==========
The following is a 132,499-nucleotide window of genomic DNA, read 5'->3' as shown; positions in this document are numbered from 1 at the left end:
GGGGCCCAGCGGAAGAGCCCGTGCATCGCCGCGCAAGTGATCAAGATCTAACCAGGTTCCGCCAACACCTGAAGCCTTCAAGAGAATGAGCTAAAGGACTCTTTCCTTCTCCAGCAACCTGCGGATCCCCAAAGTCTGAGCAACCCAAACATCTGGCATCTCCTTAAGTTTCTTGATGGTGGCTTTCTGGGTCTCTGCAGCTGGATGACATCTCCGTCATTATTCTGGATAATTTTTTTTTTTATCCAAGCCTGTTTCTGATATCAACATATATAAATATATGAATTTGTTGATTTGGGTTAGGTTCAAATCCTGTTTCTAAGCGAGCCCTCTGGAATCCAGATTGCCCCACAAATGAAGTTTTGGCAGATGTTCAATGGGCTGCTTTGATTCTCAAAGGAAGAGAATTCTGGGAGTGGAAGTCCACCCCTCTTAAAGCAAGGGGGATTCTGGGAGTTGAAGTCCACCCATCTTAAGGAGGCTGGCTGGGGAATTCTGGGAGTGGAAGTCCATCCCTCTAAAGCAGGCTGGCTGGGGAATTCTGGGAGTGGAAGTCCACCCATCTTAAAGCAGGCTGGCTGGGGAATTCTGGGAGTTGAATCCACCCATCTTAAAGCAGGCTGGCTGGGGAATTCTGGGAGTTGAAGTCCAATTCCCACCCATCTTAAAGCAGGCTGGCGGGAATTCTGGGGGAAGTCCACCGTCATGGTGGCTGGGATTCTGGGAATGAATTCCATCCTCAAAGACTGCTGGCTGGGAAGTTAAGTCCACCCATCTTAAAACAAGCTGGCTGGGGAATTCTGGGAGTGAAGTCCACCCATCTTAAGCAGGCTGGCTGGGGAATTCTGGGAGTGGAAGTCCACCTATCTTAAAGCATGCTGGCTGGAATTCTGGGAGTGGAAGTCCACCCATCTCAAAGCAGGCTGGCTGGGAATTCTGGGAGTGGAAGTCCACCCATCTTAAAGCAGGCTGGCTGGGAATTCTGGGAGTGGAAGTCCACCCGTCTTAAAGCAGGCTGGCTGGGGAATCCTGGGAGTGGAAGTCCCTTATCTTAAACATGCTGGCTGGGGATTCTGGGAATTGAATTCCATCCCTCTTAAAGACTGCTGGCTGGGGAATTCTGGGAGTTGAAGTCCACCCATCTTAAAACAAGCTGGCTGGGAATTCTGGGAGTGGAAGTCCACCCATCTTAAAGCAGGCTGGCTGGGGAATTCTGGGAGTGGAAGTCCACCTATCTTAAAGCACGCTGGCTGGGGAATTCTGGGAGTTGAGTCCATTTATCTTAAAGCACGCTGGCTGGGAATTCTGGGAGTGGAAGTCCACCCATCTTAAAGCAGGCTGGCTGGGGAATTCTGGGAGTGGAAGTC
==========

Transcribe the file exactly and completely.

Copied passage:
The following is a 132,499-nucleotide window of genomic DNA, read 5'->3' as shown; positions in this document are numbered from 1 at the left end:
GGGGCCCAGCGGAAGAGCCCGTGCATCGCCGCGCAAGTGATCAAGATCTAACCAGGTTCCGCCAACACCTGAAGCCTTCAAGAGAATGAGCTAAAGGACTCTTTCCTTCTCCAGCAACCTGCGGATCCCCAAAGTCTGAGCAACCCAAACATCTGGCATCTCCTTAAGTTTCTTGATGGTGGCTTTCTGGGTCTCTGCAGCTGGATGACATCTCCGTCATTATTCTGGATAATTTTTTTTTTTATCCAAGCCTGTTTCTGATATCAACATATATAAATATATGAATTTGTTGATTTGGGTTAGGTTCAAATCCTGTTTCTAAGCGAGCCCTCTGGAATCCAGATTGCCCCACAAATGAAGTTTTGGCAGATGTTCAATGGGCTGCTTTGATTCTCAAAGGAAGAGAATTCTGGGAGTGGAAGTCCACCCCTCTTAAAGCAAGGGGGATTCTGGGAGTTGAAGTCCACCCATCTTAAGGAGGCTGGCTGGGGAATTCTGGGAGTGGAAGTCCATCCCTCTAAAGCAGGCTGGCTGGGGAATTCTGGGAGTGGAAGTCCACCCATCTTAAAGCAGGCTGGCTGGGGAATTCTGGGAGTTGAATCCACCCATCTTAAAGCAGGCTGGCTGGGGAATTCTGGGAGTTGAAGTCCAATTCCCACCCATCTTAAAGCAGGCTGGCGGGAATTCTGGGGGAAGTCCACCGTCATGGTGGCTGGGATTCTGGGAATGAATTCCATCCTCAAAGACTGCTGGCTGGGAAGTTAAGTCCACCCATCTTAAAACAAGCTGGCTGGGGAATTCTGGGAGTGAAGTCCACCCATCTTAAGCAGGCTGGCTGGGGAATTCTGGGAGTGGAAGTCCACCTATCTTAAAGCATGCTGGCTGGAATTCTGGGAGTGGAAGTCCACCCATCTCAAAGCAGGCTGGCTGGGAATTCTGGGAGTGGAAGTCCACCCATCTTAAAGCAGGCTGGCTGGGAATTCTGGGAGTGGAAGTCCACCCGTCTTAAAGCAGGCTGGCTGGGGAATCCTGGGAGTGGAAGTCCCTTATCTTAAACATGCTGGCTGGGGATTCTGGGAATTGAATTCCATCCCTCTTAAAGACTGCTGGCTGGGGAATTCTGGGAGTTGAAGTCCACCCATCTTAAAACAAGCTGGCTGGGAATTCTGGGAGTGGAAGTCCACCCATCTTAAAGCAGGCTGGCTGGGGAATTCTGGGAGTGGAAGTCCACCTATCTTAAAGCACGCTGGCTGGGGAATTCTGGGAGTTGAGTCCATTTATCTTAAAGCACGCTGGCTGGGAATTCTGGGAGTGGAAGTCCACCCATCTTAAAGCAGGCTGGCTGGGGAATTCTGGGAGTGGAAGTC